We first address whether the checkpoint was unconstitutional as a general crime control device. In Edmond, the city of Indianapolis operated vehicle checkpoints on city streets in an effort to discover and interdict illegal drugs. The Court held that the checkpoint program violated the Fourth Amendment because the “primary purpose” was to “uncover evidence of ordinary criminal wrongdoing.” The Court distinguished two prior cases permitting checkpoints, Martinez-Fuerte and Sitz, on the grounds that the checkpoints in those cases served purposes other than ordinary crime control. In Martinez-Fuerte, the Court upheld the constitutionality of an immigration checkpoint near the U.S.-Mexico border. In Sitz, the Court upheld the constitutionality of a sobriety checkpoint that examined all drivers passing through for signs of intoxication. In Edmond, the Court explained why the primary purpose of the checkpoints in Martinez-Fuerte and Sitz were not the detection of ordinary criminal wrongdoing. The Court acknowledged that “[s]ecuring the border and apprehending drunk drivers are, of course, law enforcement activities, and law enforcement officers employ arrests and criminal prosecutions in pursuit of these goals.” However, the checkpoint program in Sitz “was clearly aimed at reducing the immediate hazard posed by the presence of drunk drivers on the highways, and there was an obvious connection between the imperative of highway safety and the law enforcement practice at issue.” As for Martinez-Fuerte, the objective there was to “intercept illegal aliens” and “to serve purposes closely related to the problems of policing the border[.]”

We must now determine whether the checkpoint in this case is a general crime control device, as in Edmond, or whether it serves a different purpose, as in Sitz or Martinez- Fuerte. The district court found that the checkpoint’s purposes included “catching violators, ... deterrence, education and in turn wildlife protection.” This finding is supported by Ranger Schifsky’s testimony at the evidentiary hearing, who testified that the checkpoint was aimed at mitigating the effects of the illegal taking of animals in the park. That the checkpoint accomplished this goal through the use of law enforcement techniques does not automatically transform it into a crime control device for Fourth Amendment purposes.

The checkpoint in this case is analogous to the checkpoint upheld in Sitz and is distinguishable from the checkpoint in Edmond. A critical factor in Sitz was the close connection between the checkpoint and the harm it was seeking to prevent. Sitz (describing the “obvious connection between the imperative of highway safety and the law enforcement practice at issue” in Sitz); id. (emphasizing the “close connection to roadway safety”). Likewise, here, the checkpoint was situated at an entrance to the park and sought to counter illegal hunting within that park. Unlike the drug crimes addressed by the Edmond checkpoint, which occur throughout the nation, the wildlife offenses here are specific to national parks. Further, just as the Sitz checkpoint prevented an immediate harm to motorists, the checkpoint here prevents hunters from destroying a precious natural resource. It does so by catching poachers before they can kill additional animals, by deterring would-be poachers, and by educating the park-going public about the hunting prohibition. The goal was prevention, not arrests.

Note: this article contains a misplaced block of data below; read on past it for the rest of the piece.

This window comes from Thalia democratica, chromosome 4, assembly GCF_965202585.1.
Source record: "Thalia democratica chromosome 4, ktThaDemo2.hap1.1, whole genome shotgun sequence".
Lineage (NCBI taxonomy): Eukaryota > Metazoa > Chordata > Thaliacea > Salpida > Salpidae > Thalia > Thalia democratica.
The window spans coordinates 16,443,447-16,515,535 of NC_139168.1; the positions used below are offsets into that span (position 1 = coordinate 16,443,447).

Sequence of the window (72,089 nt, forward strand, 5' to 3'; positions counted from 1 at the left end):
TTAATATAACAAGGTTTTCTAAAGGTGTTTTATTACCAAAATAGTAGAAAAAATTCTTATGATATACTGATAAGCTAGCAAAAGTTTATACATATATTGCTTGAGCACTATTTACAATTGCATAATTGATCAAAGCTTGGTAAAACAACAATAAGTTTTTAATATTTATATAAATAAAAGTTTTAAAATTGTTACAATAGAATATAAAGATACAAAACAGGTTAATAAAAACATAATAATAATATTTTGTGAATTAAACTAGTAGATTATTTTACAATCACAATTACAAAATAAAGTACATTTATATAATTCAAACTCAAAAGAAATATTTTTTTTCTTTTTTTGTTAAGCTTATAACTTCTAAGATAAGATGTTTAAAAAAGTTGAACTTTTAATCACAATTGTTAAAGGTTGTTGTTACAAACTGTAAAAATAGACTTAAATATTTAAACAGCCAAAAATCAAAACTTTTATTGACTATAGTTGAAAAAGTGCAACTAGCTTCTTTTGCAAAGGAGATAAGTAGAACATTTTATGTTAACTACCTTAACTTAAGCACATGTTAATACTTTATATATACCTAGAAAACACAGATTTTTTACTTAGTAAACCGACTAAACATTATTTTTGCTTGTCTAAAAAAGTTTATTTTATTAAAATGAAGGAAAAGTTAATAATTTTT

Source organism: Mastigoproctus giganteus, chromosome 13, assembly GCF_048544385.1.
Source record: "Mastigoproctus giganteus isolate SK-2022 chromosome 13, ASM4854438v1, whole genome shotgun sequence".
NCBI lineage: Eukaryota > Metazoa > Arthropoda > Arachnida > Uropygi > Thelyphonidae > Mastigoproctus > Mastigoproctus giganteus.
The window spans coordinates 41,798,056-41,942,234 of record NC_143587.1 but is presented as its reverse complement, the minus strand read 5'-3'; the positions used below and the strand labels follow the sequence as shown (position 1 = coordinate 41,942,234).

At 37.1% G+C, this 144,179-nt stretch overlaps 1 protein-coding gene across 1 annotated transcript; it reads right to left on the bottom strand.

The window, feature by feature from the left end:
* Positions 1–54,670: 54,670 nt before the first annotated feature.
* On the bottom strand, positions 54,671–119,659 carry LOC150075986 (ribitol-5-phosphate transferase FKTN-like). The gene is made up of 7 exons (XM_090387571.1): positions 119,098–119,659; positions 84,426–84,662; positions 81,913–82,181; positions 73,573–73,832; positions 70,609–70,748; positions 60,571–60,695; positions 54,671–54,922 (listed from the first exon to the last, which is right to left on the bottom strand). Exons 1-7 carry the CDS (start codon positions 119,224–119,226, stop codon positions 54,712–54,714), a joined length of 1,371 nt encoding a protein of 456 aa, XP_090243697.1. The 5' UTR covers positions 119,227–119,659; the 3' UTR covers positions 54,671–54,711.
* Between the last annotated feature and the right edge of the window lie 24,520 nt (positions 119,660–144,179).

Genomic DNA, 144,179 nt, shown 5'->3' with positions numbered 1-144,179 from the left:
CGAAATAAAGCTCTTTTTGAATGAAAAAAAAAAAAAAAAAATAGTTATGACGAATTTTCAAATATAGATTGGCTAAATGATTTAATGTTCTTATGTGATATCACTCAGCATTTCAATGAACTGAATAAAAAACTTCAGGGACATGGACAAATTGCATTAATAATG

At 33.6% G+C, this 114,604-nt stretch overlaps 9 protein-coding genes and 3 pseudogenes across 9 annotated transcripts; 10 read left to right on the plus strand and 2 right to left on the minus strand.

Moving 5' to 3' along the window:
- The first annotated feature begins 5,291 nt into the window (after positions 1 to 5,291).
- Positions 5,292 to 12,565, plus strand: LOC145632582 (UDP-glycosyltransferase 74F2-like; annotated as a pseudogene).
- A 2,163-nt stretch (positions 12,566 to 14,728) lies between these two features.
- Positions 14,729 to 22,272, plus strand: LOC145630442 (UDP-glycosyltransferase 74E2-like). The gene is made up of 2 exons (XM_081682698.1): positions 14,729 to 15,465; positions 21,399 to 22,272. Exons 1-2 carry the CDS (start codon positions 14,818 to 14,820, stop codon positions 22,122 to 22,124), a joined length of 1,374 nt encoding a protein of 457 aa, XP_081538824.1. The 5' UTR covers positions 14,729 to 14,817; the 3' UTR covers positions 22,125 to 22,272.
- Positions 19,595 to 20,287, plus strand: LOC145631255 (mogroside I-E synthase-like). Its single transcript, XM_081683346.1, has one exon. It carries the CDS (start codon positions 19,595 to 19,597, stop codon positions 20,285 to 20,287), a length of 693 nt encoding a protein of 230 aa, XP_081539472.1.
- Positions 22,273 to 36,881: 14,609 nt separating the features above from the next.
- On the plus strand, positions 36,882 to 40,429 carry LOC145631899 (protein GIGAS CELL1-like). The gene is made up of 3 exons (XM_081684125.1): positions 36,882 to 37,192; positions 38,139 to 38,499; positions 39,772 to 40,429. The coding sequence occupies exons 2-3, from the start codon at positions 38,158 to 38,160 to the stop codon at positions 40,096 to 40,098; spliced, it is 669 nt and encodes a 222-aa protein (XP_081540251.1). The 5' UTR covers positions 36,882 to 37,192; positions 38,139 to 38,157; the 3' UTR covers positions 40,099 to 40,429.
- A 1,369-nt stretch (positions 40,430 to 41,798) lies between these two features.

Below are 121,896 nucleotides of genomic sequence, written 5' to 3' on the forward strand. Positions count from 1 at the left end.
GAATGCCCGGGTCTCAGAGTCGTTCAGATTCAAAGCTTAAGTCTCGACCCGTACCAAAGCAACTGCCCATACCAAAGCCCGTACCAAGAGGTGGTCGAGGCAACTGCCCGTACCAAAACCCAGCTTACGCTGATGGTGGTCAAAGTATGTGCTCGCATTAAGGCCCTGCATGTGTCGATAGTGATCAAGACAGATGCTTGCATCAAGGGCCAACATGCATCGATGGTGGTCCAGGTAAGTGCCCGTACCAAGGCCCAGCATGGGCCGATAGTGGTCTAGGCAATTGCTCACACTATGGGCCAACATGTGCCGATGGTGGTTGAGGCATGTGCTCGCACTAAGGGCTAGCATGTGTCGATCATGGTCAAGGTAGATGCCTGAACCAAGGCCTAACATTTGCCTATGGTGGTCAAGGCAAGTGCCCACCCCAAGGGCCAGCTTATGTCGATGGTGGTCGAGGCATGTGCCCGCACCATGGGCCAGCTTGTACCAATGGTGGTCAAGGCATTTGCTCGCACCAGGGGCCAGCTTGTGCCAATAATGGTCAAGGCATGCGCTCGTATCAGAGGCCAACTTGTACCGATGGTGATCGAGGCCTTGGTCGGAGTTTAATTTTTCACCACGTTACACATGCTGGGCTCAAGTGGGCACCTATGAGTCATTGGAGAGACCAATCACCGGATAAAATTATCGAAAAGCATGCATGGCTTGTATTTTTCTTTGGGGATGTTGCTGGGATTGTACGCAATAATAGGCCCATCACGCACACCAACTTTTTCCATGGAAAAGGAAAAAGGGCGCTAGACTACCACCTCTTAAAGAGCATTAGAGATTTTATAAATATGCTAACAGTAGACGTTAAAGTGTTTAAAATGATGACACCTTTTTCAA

I confess that I do not find this argument persuasive, even taking into account Martinez-Fuerte (which Edmond treated as being closely linked to the special "border context"). Among other things, the goal of much criminal law is "prevention" via "deterr[ence]" and not just "arrests" when deterrence fails; and one could equally well say that the checkpoint in Edmond was aimed at preventing the "destr[uction of] a precious natural resource," which is to say the health of Americans.

At the same time, this might just reflect how unclear the administrative search/law enforcement search line is; perhaps there is no crisp line to be drawn here, and the Ninth Circuit's and California's position is as well-founded -- or as ill-founded -- as mine. And certainly in light of the Ninth Circuit decision, California is entitled to treat the checkpoint as constitutional, at least if it is "situated at an entrance to the park," as opposed to far enough away from the entrance (query how relevant this should be, but the Ninth Circuit seems to suggest that it is relevant enough to be worth mentioning).

Thanks to Gregory Broderick for the pointer, and to Orin for pointing me to the lower court caselaw on this.